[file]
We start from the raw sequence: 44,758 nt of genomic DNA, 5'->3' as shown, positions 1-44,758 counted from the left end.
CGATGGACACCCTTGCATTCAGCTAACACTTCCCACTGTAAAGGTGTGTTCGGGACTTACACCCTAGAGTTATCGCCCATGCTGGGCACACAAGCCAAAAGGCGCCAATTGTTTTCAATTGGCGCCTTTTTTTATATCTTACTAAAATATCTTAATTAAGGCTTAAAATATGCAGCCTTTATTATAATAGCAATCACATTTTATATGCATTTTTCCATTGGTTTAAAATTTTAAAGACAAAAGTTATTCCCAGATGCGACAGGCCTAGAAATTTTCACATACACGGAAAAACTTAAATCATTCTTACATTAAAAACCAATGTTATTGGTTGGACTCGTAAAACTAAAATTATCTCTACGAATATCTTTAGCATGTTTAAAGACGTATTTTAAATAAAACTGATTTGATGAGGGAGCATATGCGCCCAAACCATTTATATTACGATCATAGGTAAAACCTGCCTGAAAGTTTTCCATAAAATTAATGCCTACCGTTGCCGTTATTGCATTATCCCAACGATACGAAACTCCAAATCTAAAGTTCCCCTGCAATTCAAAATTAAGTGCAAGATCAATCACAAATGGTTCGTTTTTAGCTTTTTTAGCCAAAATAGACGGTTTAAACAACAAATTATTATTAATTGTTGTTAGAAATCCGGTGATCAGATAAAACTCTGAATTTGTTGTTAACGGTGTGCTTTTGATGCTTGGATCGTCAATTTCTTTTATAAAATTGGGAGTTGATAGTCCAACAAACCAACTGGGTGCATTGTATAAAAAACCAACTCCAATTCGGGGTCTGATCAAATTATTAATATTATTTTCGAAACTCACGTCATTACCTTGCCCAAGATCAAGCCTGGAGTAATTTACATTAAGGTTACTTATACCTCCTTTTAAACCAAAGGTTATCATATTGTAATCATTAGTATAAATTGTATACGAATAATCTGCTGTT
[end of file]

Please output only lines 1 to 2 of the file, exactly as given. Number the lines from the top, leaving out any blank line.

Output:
We start from the raw sequence: 44,758 nt of genomic DNA, 5'->3' as shown, positions 1-44,758 counted from the left end.
CGATGGACACCCTTGCATTCAGCTAACACTTCCCACTGTAAAGGTGTGTTCGGGACTTACACCCTAGAGTTATCGCCCATGCTGGGCACACAAGCCAAAAGGCGCCAATTGTTTTCAATTGGCGCCTTTTTTTATATCTTACTAAAATATCTTAATTAAGGCTTAAAATATGCAGCCTTTATTATAATAGCAATCACATTTTATATGCATTTTTCCATTGGTTTAAAATTTTAAAGACAAAAGTTATTCCCAGATGCGACAGGCCTAGAAATTTTCACATACACGGAAAAACTTAAATCATTCTTACATTAAAAACCAATGTTATTGGTTGGACTCGTAAAACTAAAATTATCTCTACGAATATCTTTAGCATGTTTAAAGACGTATTTTAAATAAAACTGATTTGATGAGGGAGCATATGCGCCCAAACCATTTATATTACGATCATAGGTAAAACCTGCCTGAAAGTTTTCCATAAAATTAATGCCTACCGTTGCCGTTATTGCATTATCCCAACGATACGAAACTCCAAATCTAAAGTTCCCCTGCAATTCAAAATTAAGTGCAAGATCAATCACAAATGGTTCGTTTTTAGCTTTTTTAGCCAAAATAGACGGTTTAAACAACAAATTATTATTAATTGTTGTTAGAAATCCGGTGATCAGATAAAACTCTGAATTTGTTGTTAACGGTGTGCTTTTGATGCTTGGATCGTCAATTTCTTTTATAAAATTGGGAGTTGATAGTCCAACAAACCAACTGGGTGCATTGTATAAAAAACCAACTCCAATTCGGGGTCTGATCAAATTATTAATATTATTTTCGAAACTCACGTCATTACCTTGCCCAAGATCAAGCCTGGAGTAATTTACATTAAGGTTACTTATACCTCCTTTTAAACCAAAGGTTATCATATTGTAATCATTAGTATAAATTGTATACGAATAATCTGCTGTT